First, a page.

If you do practice papers from previous years, be sure to do the reading section within the specified time limits. Be strict with yourself with regards to timing, as during the exam you will have strict time limits. Reading at speed can be quite demanding. You may find your concentration fades quickly. But you should get into the habit of being able to read English at high speeds for an hour at a time, as that is the time you will have to read for during the exam. You can build up by starting with 10 minutes at a time, then 20, all the way up to an hour at a time.
 
Paper 2: Writing
1 hour 20 minutes
2 parts (1 compulsory question and 1 question chosen from a selection of 5)
 
Part 1: 
You will be given a piece of text (up to 160 words in length) to read. Using information from this text, you will write a letter or email of 120-150 words. 
In this letter or email you will need to do one or more of the following:
- apologise
- compare
- describe
- explain
- express opinions
- justify
- persuade
- recommend
 
As an example, you might be given a description of a terrible holiday experience had by a customer of your travel agency company. You will be required to write a letter to the customer, apologising for the bad experience, explaining what went wrong, and telling the customer what you will do to make things better.
 
Part 2:
In part 2 you must choose one of five questions to answer. 
These consist of:
Questions 2-4: Write one of an article, an essay, a letter, a report, a review or a story.
Question 5: Choose one of two questions (A or B). These are based on two set reading texts.
The set texts are the same from the beginning of 2012 until the end of 2013. They are as follows:
- William Thackery: Vanity Fair (Black Cat or any edition)
Mary Stewart: This Rough Magic (OUP)
In part 2 you must write 120-180 words.
The writing paper is worth 20% of your total mark. Part 1 and Part 2 carry equal marks. Since the paper duration is 1 hour and 20 minutes, you should spend about 40 minutes on each question.
How to prepare for the writing paper: You will need to get used to writing English (by hand) very quickly. For each question you will need to spend a few minutes reading the information and question you have been given. You should also spend a few minutes planning your answer. Once you start writing you do not want to have to go back to the start because you have structured your answer wrong.
With the writing section you can actually prepare quite a lot beforehand. 
Part 1:
Since you know that part 1 will be a letter or email, you can research standard language to start and end the communication. Expressions like “Dear Sir/Madam” and “Yours faithfully” or “Best regards” are certain to be useful. You can also memorise certain standard expressions found in letters and emails, such as “I am writing to inform you that…” or “I am writing to apologise about…”. Other useful expressions include “If I can be of any further assistance please do not hesitate to contact me”, “I am sorry to hear that you had a bad experience” and “I hope that this information is useful to you”. At least 10-20% of your 120-150 words in part 1 can be perfect English if you take the time to memorise useful written communication expressions.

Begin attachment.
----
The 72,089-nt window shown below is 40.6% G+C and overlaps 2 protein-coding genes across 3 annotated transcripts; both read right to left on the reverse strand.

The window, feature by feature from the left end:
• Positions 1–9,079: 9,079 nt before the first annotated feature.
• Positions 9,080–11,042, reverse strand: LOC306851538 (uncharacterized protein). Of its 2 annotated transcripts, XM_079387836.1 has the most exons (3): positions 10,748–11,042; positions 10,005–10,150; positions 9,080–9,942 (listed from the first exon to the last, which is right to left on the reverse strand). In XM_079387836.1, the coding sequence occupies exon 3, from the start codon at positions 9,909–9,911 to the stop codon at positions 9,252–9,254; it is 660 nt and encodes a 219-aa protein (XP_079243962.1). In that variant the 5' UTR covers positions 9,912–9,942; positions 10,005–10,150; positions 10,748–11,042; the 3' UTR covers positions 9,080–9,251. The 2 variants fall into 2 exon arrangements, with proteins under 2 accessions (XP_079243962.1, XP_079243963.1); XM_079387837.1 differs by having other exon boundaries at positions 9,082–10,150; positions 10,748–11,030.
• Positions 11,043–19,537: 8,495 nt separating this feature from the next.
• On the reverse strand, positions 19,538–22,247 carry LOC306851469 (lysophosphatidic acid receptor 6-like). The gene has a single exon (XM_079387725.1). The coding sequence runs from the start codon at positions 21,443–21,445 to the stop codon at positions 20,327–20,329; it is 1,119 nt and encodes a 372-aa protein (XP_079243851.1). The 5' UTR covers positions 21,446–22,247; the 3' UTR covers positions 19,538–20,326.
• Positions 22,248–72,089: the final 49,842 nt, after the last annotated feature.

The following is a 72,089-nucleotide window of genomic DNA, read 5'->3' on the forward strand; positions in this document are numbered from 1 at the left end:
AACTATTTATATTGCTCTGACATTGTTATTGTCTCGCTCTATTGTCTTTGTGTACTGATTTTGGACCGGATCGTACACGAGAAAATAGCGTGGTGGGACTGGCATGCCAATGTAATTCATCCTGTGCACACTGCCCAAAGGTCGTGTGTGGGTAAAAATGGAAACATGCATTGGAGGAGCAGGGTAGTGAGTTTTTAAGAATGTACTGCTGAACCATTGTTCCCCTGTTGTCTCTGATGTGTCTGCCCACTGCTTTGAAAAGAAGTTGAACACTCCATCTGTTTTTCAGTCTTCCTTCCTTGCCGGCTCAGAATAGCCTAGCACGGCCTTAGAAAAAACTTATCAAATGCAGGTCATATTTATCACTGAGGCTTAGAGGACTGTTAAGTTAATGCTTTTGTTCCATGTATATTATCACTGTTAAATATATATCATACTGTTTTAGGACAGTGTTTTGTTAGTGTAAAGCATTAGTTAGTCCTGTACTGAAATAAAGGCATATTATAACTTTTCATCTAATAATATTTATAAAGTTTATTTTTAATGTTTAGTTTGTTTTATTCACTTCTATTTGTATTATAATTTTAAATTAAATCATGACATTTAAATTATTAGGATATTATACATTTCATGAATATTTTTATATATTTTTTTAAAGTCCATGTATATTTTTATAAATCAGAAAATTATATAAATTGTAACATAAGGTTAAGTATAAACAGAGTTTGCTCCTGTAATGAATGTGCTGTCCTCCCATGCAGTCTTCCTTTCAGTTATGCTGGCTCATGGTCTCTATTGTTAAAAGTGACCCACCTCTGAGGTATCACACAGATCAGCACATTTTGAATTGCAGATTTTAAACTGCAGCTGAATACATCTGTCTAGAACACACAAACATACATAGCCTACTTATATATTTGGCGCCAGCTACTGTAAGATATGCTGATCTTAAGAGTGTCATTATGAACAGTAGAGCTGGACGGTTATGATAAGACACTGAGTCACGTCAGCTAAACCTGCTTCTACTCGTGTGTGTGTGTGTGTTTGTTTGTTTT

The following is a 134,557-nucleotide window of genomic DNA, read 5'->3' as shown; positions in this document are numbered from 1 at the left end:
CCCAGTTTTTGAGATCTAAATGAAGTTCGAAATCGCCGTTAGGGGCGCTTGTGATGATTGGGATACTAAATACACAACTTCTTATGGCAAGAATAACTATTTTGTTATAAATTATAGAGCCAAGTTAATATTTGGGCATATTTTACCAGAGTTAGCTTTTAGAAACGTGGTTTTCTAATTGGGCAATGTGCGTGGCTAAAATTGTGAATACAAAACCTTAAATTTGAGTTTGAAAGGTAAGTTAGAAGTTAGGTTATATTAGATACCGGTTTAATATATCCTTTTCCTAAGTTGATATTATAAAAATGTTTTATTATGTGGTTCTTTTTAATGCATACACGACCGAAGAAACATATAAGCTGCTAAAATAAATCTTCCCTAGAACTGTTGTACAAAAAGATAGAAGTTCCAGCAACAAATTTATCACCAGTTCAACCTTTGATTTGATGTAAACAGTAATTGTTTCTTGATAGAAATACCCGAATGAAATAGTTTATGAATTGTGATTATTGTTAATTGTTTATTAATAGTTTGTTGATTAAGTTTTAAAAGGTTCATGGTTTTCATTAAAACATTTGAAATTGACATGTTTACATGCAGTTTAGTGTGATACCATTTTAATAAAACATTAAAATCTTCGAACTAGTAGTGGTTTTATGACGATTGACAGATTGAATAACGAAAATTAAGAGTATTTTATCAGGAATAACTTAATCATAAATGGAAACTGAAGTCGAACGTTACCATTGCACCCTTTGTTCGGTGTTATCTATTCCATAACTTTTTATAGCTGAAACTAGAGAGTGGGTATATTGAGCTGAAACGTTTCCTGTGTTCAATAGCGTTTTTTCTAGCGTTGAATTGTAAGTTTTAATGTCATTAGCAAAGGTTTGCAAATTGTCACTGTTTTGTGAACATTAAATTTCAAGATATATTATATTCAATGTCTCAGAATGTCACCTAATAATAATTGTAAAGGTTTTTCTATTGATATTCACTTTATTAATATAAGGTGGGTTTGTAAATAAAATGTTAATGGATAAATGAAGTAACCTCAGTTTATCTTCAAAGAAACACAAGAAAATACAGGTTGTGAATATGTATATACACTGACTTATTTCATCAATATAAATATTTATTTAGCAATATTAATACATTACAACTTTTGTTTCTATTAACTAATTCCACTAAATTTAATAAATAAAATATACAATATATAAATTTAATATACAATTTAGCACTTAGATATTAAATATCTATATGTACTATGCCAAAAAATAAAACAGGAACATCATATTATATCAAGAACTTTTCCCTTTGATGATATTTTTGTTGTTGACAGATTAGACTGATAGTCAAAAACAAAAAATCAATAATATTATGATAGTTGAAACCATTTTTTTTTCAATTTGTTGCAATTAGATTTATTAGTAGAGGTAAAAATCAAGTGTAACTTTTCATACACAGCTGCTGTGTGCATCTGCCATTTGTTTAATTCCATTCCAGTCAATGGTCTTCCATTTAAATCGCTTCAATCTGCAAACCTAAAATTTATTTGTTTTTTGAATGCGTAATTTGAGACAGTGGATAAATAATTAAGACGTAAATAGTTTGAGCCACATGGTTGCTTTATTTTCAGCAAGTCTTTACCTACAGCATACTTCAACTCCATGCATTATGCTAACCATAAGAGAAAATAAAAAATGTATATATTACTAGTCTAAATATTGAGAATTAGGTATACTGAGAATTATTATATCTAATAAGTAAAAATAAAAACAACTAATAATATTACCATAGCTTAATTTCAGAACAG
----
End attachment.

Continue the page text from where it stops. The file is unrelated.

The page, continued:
Another good way to prepare for part 1 is to do practice exam papers from previous years. These are available from the Cambridge ESOL website and other sites. Remember to adhere to time limits strictly, since you will need to be able to do so during the exam.
It can be difficult to mark the work you have done since there are no exact “right” answers in a writing question of this nature. A good way to gauge your standard is to use a website like Lang-8, where you can have your work checked and corrected by an English native speaker. By doing this you can look at the mistakes you made, and then learn the correct or appropriate expressions or spellings.
Part 2:How to pass the Cambridge FCE exam 3
You should prepare in a similar way to part 1. However, if you wish to you can work on question 5 which is based on the set texts. If so, you should read one (or both) of the texts in the months or weeks leading up to the exam. The more time you can spend reading these texts, the better prepared you will be to answer any question on them. Since you can only answer a question on one of the texts, it is a good idea to choose just one of the texts and focus on that rather than spreading your time thinly between two books. To give yourself a good chance of being able to write about the text, it is a good idea to make one or two mind maps of the text. For example, you could draw a mind map which contained sections for each of the main characters in the book, and what key things happen to them, along with their connections to other characters. This will allow you to quickly remember key information about the characters when you are answering an exam question. Another good method would be to draw a chain of events which happen in the book. A series of 10 or 12 events is likely to be a good summary of the text which is also easy enough to remember. Then practice writing (within the set time of 40 minutes) different essays of 120-180 words. You should imagine what kind of question topics are likely to come up, such as key characters, main events and ongoing themes, and write about those. 
 
Paper 3: Use of English
45 minutes
4 parts (42 questions total)
This section tests your knowledge and ability to use English vocabulary and grammar appropriately.
 
Part 1: Multiple choice cloze.
12 questions.
1 mark per correct answer.
In this section you will read a section of text which has 12 gaps. For each gap you must choose the most suitable word from four possible answers. Each answer will be a word with a similar meaning (for example: but, however, yet, although). 
 
Part 2: Open cloze.
12 questions.
1 mark per correct answer.
In this section you will read a section of text which has 12 gaps. You need to decide what word would fit into each gap. There are no hints or multiple choice answers for this part. For example: It’s a hot day ___ I feel cold. Answer: but
 
Part 3: Word formation.
10 questions.
1 mark per correct answer.
In this section you will read text with 10 gaps. Each gap requires you to insert an appropriate word based on a prompt.
For example: